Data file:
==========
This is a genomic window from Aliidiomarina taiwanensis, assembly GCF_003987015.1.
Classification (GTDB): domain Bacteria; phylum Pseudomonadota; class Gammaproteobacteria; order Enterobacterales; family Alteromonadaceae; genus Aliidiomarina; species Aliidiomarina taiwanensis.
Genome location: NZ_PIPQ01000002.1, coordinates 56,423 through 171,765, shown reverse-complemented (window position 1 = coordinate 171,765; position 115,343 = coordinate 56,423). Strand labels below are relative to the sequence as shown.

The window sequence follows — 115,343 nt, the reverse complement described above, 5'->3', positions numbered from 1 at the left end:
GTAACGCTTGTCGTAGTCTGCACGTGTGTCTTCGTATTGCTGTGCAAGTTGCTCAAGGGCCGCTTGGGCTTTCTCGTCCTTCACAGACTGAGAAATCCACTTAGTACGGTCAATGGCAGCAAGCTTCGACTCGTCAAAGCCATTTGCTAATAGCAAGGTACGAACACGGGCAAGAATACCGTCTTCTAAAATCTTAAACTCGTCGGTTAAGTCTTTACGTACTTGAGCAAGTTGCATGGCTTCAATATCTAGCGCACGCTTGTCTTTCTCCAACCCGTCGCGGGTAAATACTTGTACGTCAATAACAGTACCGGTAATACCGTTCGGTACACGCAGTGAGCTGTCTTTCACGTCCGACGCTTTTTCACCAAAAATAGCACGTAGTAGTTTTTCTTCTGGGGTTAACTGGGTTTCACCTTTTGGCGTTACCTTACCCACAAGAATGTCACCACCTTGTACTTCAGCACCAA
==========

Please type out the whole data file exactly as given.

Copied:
This is a genomic window from Aliidiomarina taiwanensis, assembly GCF_003987015.1.
Classification (GTDB): domain Bacteria; phylum Pseudomonadota; class Gammaproteobacteria; order Enterobacterales; family Alteromonadaceae; genus Aliidiomarina; species Aliidiomarina taiwanensis.
Genome location: NZ_PIPQ01000002.1, coordinates 56,423 through 171,765, shown reverse-complemented (window position 1 = coordinate 171,765; position 115,343 = coordinate 56,423). Strand labels below are relative to the sequence as shown.

The window sequence follows — 115,343 nt, the reverse complement described above, 5'->3', positions numbered from 1 at the left end:
GTAACGCTTGTCGTAGTCTGCACGTGTGTCTTCGTATTGCTGTGCAAGTTGCTCAAGGGCCGCTTGGGCTTTCTCGTCCTTCACAGACTGAGAAATCCACTTAGTACGGTCAATGGCAGCAAGCTTCGACTCGTCAAAGCCATTTGCTAATAGCAAGGTACGAACACGGGCAAGAATACCGTCTTCTAAAATCTTAAACTCGTCGGTTAAGTCTTTACGTACTTGAGCAAGTTGCATGGCTTCAATATCTAGCGCACGCTTGTCTTTCTCCAACCCGTCGCGGGTAAATACTTGTACGTCAATAACAGTACCGGTAATACCGTTCGGTACACGCAGTGAGCTGTCTTTCACGTCCGACGCTTTTTCACCAAAAATAGCACGTAGTAGTTTTTCTTCTGGGGTTAACTGGGTTTCACCTTTTGGCGTTACCTTACCCACAAGAATGTCACCACCTTGTACTTCAGCACCAA